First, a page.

• EPS: Adobe’s EPS format (Encapsulated PostScript) is perhaps the most common vector image format. It is the standard interchange format in the print industry. It is widely supported as an export format, but due to the complexity of the full format specification, not all programs that claim to support EPS are able to import all variants of it. Adobe Illustrator and recent versions of CorelDRAW have very good support for reading and writing EPS. Ghostview can read it very well but does not have any editing capabilities. Inkscape can only export it.
  • AI: The native format of Adobe Illustrator is the AI format (Adobe Illustrator Artwork), a modified version of the older EPS format. The AI format is fairly widely supported, but is less ubiquitous than the EPS format, and most programs that read AI can also read EPS.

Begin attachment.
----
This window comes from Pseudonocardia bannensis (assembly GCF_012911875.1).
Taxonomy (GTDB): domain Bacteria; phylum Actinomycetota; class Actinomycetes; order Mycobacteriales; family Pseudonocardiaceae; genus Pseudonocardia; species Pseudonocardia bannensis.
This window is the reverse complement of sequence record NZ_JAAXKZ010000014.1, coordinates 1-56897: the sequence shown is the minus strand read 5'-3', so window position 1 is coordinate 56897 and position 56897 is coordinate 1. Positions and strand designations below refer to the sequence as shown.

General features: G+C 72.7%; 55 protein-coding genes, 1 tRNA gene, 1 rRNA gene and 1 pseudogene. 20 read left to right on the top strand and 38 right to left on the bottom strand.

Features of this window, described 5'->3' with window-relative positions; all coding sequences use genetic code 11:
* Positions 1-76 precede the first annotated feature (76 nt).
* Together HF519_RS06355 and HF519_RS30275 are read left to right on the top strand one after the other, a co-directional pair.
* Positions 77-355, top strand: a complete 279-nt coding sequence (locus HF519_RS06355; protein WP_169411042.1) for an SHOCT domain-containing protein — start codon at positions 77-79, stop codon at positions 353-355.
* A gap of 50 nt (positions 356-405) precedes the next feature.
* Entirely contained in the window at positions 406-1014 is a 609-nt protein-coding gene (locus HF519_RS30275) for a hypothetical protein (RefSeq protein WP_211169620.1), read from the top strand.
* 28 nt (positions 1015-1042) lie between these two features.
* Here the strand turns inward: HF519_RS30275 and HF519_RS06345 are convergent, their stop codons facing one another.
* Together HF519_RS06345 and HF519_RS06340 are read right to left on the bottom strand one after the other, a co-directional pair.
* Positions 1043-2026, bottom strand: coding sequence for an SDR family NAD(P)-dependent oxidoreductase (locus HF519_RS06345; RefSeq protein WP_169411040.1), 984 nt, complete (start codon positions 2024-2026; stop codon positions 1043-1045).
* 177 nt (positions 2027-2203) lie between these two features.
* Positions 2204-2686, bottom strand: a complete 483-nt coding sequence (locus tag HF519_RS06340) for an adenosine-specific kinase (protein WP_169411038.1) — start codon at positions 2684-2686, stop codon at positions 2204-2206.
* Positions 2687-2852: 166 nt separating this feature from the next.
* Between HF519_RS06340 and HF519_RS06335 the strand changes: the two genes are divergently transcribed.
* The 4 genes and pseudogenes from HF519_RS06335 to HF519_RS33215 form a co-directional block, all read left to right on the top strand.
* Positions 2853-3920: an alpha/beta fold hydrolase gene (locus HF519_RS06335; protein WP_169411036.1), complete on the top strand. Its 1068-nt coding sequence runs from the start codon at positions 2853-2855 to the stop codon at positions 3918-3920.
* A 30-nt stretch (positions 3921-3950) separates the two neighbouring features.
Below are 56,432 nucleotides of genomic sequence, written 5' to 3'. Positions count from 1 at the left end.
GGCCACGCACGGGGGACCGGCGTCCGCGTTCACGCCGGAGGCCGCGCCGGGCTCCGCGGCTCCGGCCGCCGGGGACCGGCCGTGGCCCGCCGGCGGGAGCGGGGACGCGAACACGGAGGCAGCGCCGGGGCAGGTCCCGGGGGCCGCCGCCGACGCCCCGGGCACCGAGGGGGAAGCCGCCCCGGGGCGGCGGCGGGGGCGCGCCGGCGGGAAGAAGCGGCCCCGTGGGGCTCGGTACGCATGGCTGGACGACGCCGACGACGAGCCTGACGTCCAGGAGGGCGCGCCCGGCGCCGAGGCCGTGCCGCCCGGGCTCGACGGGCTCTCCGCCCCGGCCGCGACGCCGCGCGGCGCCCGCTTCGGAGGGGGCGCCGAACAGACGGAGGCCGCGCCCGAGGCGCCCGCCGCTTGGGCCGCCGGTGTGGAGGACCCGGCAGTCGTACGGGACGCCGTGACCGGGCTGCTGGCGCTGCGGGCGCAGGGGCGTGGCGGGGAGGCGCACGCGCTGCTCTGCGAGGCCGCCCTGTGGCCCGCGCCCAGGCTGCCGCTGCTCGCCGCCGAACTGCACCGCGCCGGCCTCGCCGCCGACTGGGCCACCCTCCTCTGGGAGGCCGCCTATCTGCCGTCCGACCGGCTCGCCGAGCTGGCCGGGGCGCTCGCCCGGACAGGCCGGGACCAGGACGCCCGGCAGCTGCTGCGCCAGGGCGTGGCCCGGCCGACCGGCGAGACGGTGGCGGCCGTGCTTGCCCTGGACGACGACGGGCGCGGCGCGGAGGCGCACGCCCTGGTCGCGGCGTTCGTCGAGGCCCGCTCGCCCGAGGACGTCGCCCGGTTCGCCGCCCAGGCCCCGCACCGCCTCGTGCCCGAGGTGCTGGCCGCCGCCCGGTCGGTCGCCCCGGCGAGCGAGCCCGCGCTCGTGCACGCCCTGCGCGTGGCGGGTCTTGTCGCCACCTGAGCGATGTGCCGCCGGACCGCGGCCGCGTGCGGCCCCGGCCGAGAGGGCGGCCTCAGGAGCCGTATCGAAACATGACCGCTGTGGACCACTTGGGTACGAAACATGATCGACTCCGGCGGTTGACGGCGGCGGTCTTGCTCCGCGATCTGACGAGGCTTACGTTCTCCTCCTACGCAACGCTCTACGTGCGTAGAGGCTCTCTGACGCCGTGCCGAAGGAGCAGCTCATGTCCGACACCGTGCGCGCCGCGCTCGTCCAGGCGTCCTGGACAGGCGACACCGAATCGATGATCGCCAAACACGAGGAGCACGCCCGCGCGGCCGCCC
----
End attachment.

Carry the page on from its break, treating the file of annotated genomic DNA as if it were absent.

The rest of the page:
• PDF: Adobe’s PDF format (Portable Document Format) is very widely used as a general purpose platform-independent document format. And while it is not exclusively used as such, it is also a very good vector image format. Adobe gives away the Acrobat PDF reader, but sells the tools required to create PDF files (third party tools that perform the same task are also for sale). Those tools work with any program that is able to print. Support for reading and editing PDF files is much more limited. Note: while PDF files do maintain vector images, they also often embed rasterized images as well.

Rasterized File Types

  • JPEG/JPG: One of the most widely-used image formats is the JPEG format (Joint Photographers’ Expert Group). This format has excellent compression characteristics and has the nice feature that the user may specify what level of compression they desire, trading off fidelity for file size.